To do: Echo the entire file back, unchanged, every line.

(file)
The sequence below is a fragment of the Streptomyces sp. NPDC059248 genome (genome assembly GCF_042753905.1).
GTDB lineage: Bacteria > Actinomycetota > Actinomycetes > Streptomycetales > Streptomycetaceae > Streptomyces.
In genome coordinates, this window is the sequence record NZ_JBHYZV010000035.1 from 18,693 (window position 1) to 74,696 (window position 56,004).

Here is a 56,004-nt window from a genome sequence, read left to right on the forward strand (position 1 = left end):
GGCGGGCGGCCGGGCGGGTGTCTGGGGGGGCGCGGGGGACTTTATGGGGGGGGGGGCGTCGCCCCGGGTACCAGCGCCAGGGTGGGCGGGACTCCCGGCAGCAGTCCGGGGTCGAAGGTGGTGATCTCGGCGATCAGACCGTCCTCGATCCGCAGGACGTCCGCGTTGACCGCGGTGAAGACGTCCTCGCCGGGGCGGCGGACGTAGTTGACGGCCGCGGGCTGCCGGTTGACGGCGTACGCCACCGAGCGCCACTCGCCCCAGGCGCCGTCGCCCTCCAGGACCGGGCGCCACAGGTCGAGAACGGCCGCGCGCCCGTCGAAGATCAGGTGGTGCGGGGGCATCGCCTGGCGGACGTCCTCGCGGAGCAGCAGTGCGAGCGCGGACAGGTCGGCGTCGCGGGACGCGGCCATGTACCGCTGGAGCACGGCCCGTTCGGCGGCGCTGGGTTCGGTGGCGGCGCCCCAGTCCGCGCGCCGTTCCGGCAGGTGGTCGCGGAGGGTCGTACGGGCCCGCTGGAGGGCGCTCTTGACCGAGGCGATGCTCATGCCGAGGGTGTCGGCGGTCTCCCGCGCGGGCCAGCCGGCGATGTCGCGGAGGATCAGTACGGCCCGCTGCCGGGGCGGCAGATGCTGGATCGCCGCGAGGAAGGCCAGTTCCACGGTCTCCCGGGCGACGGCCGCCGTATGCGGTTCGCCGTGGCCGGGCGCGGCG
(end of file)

The sequence below is a fragment of the Streptomyces sp. NPDC059248 genome (genome assembly GCF_042753905.1).
GTDB lineage: Bacteria > Actinomycetota > Actinomycetes > Streptomycetales > Streptomycetaceae > Streptomyces.
In genome coordinates, this window is the sequence record NZ_JBHYZV010000035.1 from 18,693 (window position 1) to 74,696 (window position 56,004).

Here is a 56,004-nt window from a genome sequence, read left to right on the forward strand (position 1 = left end):
GGCGGGCGGCCGGGCGGGTGTCTGGGGGGGCGCGGGGGACTTTATGGGGGGGGGGGCGTCGCCCCGGGTACCAGCGCCAGGGTGGGCGGGACTCCCGGCAGCAGTCCGGGGTCGAAGGTGGTGATCTCGGCGATCAGACCGTCCTCGATCCGCAGGACGTCCGCGTTGACCGCGGTGAAGACGTCCTCGCCGGGGCGGCGGACGTAGTTGACGGCCGCGGGCTGCCGGTTGACGGCGTACGCCACCGAGCGCCACTCGCCCCAGGCGCCGTCGCCCTCCAGGACCGGGCGCCACAGGTCGAGAACGGCCGCGCGCCCGTCGAAGATCAGGTGGTGCGGGGGCATCGCCTGGCGGACGTCCTCGCGGAGCAGCAGTGCGAGCGCGGACAGGTCGGCGTCGCGGGACGCGGCCATGTACCGCTGGAGCACGGCCCGTTCGGCGGCGCTGGGTTCGGTGGCGGCGCCCCAGTCCGCGCGCCGTTCCGGCAGGTGGTCGCGGAGGGTCGTACGGGCCCGCTGGAGGGCGCTCTTGACCGAGGCGATGCTCATGCCGAGGGTGTCGGCGGTCTCCCGCGCGGGCCAGCCGGCGATGTCGCGGAGGATCAGTACGGCCCGCTGCCGGGGCGGCAGATGCTGGATCGCCGCGAGGAAGGCCAGTTCCACGGTCTCCCGGGCGACGGCCGCCGTATGCGGTTCGCCGTGGCCGGGCGCGGCG